It is very important though that you stay away from heavy seams or what will become heavy seams like the corners. The reason, stack 4 pieces of fabric, add a piece of batting to that, add a piece of your backing to that, place 4 small dots of clue on the corners of 4 of these pieces and try stitching through it (with dried glue of course).  One of three things will happen: 1. your needle breaks 2. your machines glides around it but not through it 3. it stops your machine in its tracks. Just think if you had 4 blocks that were all half square triangles, stitched together. IMG_1847Not following? See the photo to the left. Place a dot of glue in the center corner of the 2 lower blocks. Place the upper blocks on the lower blocks and heat set the glue with your iron (if you used just a small amount of glue it will dry very quickly). Now take to your machine and sew the 2 halves together, open and press. Next line up  the 2 halves , apply a small dot of glue on the outside corners and in the center . Heat set with your iron, take to your machine and stitch the halves together. If you did this, I am sure you noticed a difference when your machine hit that glue/seam in the center but it still stitched as normal. Open and press, now add your batting and backing and try running that under you needle to quilt this completed block. Your results will be one of the 3 noted above when you reach that center full of seams and 2+ dots of glue. This is why you stay away from the corners or heavy seams and within that 1/4″ seam allowance. I have used Elmers washable school glue in this manner for many years and have never had any issues when following the instruction above.

You can use it to tack your applique’s down so they remain stationary while hand or machine stitching. You can use it to hold patches down on blue jeans while you patch them because your husband ripped a brand new pair while at work. When you are sewing your binding onto the quilt and you want the end and beginning of the binding to join together nicely. Remove the quilt about 6″ before the joint, iron in hand, tack it together. Just make sure the glue is dry before running under your needle.

Tips that do not require tools. Remove excess bulk. You have all of your templates stitched, you have trimmed the excess fabric and paper from the templates and are now ready to put it all together.  The lower left photo is showing trimmed templates ready to be stitched. (Once edited, cropped and sized it went blurry, sorry) The arrows point to the stitch line. Once I’ve sewn these 2 pieces together I fold the paper flap in and carefully rip just that flap off on both sides below my stitched line. The rest I leave in tact. Another important fact that some pattern designers leave out about that stitch line. Remember the clear 3″ x 18″ Friskars ruler, locate the 1/4″ line on it. Now lay that line on your stitch line, trim any paper or fabric extending past the ruler. If you dont have anything extending past the ruler with the 1/4″ lined layed on the stitch line, then you dont have a 1/4 seam allowance on your finished template. Both free and purchased patterns I’ve noticed that the trim line is not always 1/4″ away from your stitch line. So use the trim line as a guide for trimming the templates from the sheets, I clip outside the trim line to be safe. To avoid any issues when putting it all together, use your stitch line to create your 1/4″ seam allowance on the finished templates. Please, if this does not make sense let me know and I will edit this post and try to be more clear. If you have additional questions, let me know and I will add to this post. IMG_1851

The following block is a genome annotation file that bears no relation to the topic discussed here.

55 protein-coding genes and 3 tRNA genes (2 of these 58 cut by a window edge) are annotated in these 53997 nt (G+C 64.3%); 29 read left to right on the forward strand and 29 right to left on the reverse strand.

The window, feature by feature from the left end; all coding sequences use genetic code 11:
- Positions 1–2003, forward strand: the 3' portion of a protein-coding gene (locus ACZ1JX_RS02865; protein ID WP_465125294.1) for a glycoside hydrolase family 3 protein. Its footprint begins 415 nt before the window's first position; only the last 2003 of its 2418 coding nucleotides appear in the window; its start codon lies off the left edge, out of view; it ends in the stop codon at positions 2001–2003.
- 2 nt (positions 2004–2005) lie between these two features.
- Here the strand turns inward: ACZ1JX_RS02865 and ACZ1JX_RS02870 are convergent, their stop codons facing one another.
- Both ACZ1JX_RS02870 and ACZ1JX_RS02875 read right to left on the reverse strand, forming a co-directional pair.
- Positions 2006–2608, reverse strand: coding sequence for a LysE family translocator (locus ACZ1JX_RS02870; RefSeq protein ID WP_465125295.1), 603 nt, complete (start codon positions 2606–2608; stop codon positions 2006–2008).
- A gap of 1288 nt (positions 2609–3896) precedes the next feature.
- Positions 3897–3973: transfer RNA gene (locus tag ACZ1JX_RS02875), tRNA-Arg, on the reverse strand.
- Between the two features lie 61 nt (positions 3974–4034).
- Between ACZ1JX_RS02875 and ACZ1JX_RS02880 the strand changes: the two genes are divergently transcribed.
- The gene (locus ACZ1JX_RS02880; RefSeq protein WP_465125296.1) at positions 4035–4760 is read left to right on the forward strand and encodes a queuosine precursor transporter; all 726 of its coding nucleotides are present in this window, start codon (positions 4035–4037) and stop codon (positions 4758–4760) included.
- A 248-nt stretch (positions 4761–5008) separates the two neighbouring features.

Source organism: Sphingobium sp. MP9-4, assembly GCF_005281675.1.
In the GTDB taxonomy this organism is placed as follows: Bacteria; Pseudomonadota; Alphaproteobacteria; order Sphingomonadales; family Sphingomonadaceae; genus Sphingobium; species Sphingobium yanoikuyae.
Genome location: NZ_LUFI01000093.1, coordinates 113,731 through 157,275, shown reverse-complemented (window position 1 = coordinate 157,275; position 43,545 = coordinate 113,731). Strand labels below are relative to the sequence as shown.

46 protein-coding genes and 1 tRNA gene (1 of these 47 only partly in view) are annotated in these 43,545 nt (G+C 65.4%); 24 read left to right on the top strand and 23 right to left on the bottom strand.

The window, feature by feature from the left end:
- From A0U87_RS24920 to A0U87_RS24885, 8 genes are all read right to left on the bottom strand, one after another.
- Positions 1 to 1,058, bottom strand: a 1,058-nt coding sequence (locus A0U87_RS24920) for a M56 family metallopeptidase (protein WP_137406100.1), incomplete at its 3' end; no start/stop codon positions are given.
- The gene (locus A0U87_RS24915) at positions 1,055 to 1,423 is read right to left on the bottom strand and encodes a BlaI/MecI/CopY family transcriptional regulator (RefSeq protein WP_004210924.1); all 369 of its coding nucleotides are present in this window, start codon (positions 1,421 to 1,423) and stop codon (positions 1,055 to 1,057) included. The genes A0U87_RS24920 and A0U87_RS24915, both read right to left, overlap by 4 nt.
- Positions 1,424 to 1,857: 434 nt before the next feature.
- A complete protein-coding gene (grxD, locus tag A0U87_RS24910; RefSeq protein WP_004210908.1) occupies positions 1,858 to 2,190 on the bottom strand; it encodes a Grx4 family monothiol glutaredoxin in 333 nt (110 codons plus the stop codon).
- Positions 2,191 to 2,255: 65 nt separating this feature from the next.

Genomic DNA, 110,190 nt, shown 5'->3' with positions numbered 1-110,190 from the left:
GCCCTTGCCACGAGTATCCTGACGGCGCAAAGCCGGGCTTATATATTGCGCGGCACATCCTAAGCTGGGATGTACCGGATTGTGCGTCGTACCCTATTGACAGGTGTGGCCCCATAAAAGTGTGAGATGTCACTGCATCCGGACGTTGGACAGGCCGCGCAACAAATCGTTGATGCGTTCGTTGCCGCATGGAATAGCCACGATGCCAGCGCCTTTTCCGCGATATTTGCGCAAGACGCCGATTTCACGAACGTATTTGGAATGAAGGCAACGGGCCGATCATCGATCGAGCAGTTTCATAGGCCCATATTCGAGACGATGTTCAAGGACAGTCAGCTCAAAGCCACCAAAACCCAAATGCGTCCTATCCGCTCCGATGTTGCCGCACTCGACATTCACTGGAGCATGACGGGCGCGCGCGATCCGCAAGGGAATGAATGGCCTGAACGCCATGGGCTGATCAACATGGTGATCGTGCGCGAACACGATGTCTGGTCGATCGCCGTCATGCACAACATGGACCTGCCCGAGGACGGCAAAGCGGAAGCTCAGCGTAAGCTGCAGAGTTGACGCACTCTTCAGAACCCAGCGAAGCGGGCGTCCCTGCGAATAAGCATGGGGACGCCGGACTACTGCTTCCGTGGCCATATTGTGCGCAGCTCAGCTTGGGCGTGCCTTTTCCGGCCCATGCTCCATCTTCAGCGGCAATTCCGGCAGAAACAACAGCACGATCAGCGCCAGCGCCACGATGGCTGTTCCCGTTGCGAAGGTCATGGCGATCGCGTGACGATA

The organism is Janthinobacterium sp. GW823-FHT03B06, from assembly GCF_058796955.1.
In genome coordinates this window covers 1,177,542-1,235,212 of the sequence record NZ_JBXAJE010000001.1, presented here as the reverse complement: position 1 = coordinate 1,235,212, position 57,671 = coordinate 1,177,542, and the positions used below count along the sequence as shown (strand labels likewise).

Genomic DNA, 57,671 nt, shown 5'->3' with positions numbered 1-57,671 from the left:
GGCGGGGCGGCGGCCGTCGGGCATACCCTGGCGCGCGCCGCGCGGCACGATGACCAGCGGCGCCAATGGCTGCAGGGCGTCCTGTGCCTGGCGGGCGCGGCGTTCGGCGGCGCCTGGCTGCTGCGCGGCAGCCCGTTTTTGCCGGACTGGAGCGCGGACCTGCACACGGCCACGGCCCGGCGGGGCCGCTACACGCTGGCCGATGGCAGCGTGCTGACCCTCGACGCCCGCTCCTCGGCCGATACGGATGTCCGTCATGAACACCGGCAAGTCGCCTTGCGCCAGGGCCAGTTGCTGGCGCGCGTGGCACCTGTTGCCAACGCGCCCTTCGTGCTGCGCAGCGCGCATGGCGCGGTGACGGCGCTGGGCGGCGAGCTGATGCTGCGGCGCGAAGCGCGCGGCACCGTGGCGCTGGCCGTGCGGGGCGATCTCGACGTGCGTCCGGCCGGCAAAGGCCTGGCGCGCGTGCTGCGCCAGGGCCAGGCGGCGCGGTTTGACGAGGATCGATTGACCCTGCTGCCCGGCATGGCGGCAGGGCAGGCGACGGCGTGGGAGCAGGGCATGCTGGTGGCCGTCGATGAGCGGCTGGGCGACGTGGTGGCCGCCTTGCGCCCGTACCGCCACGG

Do you fmq on your table model machine? Here is another great tip (I haven’t tried yet but I will) using Elmers Washable School Glue. Quilting Gail

Sewing machine headaches

Sewing machines. My first machine was a Singer, I’m not sure of the model but I can tell you it was very heavy. My mother in law purchased it for me for Christmas one year. It was a used machine that she bought from her machine repairman. At the time I thought it was a little tacky  but I was happy none the less. Her reasoning for buying used, all the machines manufactured today are plastic and the machine would last me for years. Sure it would, I didn’t even know how to use a sewing machine.